Our week-long exploration of New Zealand’s South Island started well enough. When you rent a car from Hertz with the intention of driving through both islands they don’t want you taking the car on the ferry, and we didn’t want the expense of taking the car on the ferry. Instead you drop off the car in at the ferry terminal in Wellington (without formally returning it), and then just pick up a new one in Picton when you get off the boat. Simple as that.
We got on the ferry and the ride was beautiful. It takes about three hours to traverse the Cook Strait and then travel down Queen Charlotte Sound through what felt like fjords or Alaska’s Inside Passage. Calm, relaxing, beautiful, with quiet spaces available to read … pretty much a perfect journey.
The hell started when we got to Picton. There was quite a line at the Hertz office and by the time we got to an agent she said “You don’t have a reservation and we don’t have any more cars.” The “no more cars” was believable; the recent earthquake on the South Island had stranded a lot of cars and everyone was having a problem with supply. But we had a reservation, we were sure of that. If they didn’t have a car they would have called us to say “Don’t come down here!” And they were giving cars to others with reservations. We called the Hertz support line and they were sure we had a reservation. The people in Picton didn’t think so, though, and they weren’t giving us a car.
No one else had cars either. You know, that earthquake thing. A delightful woman at a neighboring, local car rental place (Ace, if you’re ever in New Zealand) tried to help us, including calling around to all the other options, but she came up empty handed too. It was looking grim; we were starting to research hotels in Picton until they could find us a car. Eventually, though, after an hour or two of anxiety, she came through and not only found a car but – importantly – found one with a trunk big enough for all our luggage. Finally we were off to see the South Island. Thank you lovely lady of Ace!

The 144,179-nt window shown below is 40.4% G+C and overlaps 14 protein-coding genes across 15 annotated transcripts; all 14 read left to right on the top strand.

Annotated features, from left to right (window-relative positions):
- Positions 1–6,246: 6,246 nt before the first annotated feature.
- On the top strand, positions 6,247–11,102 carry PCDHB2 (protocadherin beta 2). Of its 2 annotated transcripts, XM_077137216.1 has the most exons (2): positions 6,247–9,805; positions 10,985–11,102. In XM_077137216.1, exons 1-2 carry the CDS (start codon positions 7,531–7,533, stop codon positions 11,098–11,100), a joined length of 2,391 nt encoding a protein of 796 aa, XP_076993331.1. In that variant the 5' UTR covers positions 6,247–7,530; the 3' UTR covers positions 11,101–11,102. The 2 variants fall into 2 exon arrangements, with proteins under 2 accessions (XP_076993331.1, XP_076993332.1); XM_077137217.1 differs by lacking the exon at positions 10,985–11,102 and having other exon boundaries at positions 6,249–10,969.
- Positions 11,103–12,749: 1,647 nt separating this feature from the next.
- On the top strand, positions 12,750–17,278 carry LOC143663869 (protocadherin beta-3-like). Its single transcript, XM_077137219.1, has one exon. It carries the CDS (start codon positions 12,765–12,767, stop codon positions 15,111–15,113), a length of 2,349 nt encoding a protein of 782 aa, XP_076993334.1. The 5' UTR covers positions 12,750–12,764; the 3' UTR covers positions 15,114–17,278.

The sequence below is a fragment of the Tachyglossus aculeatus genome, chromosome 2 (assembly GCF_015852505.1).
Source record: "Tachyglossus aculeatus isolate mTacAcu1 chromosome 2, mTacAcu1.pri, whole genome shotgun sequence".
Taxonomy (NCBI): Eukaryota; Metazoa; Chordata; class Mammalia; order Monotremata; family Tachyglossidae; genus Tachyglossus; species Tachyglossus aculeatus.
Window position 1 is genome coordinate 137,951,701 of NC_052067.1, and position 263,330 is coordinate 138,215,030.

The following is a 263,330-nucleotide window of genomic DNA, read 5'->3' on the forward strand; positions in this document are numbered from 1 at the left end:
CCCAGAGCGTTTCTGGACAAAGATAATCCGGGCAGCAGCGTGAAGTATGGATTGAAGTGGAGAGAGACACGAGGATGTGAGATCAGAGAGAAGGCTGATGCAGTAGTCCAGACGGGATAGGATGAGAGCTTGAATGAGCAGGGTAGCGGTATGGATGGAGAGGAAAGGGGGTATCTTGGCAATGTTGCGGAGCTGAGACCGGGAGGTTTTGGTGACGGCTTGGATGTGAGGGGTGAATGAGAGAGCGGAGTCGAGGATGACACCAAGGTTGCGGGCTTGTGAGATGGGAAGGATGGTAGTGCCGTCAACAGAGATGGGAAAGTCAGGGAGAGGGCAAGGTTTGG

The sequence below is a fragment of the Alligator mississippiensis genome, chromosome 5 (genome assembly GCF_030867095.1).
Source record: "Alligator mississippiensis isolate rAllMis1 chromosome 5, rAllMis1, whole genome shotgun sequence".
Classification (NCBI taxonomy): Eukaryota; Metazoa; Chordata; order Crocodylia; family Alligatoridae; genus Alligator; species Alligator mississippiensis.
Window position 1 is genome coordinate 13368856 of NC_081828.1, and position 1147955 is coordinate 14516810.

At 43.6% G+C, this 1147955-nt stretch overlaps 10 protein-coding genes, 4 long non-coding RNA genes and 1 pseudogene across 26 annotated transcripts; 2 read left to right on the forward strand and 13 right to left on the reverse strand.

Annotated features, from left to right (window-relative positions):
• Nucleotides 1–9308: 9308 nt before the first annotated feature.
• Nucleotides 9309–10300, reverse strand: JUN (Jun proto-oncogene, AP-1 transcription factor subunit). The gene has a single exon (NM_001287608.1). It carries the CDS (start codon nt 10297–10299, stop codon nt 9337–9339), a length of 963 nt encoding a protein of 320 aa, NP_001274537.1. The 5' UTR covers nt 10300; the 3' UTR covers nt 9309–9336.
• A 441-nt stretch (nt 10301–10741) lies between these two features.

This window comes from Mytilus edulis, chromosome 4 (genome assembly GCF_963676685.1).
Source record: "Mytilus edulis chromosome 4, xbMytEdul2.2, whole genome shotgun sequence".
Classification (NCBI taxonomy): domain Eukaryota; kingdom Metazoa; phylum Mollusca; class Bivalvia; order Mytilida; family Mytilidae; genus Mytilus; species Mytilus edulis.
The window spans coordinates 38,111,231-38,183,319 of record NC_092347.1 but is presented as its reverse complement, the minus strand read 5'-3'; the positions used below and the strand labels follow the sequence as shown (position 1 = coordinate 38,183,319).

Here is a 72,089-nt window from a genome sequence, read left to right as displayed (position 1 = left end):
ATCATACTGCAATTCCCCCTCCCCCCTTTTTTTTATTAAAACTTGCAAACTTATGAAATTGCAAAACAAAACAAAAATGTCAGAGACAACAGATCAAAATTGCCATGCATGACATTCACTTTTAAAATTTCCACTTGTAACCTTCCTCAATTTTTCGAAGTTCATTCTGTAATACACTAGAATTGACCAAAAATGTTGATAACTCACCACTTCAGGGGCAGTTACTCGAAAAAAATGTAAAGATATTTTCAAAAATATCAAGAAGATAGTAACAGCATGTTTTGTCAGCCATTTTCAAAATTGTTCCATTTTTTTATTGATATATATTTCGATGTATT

First on the agenda was two nights in Nelson, a two-hour drive west from Picton. The drive introduced us to the millions and millions of bright yellow broom plants that cover the South Island’s roadsides this time of year. Not only was the ubiquity of broom plants a subtle reminder of British history (the plant was the emblem of a certain French family of Anjou who thus became known by it’s Latin name, plants genista, or the Plantagenets; they ruled England for 350 years starting with Henry II in the early 12th century), but they brightened up everything along the road. Nelson itself was a cute town with a small pedestrian mall area that seemed to have a great little night-time buzz, definitely a place one could hang out in for a while.
A big advantage for starting in Nelson was that the weather was supposed to be good there and miserable in the rest of the South Island. And indeed, the weather was fabulous, perfect for a day-hike we did in Abel Tasman National Park. The Coast Track is a famous three- to five-day hike all along (surprise!) the coast of the Tasman Sea, often described as the most beautiful of New Zealand’s Great Walks, extremely well-marked and easy to follow. As we’re not big on backpacking or sleeping in huts – or at least one of us isn’t… – we just hiked the first 10 kilometers out and then turned around and came back. It was a beautiful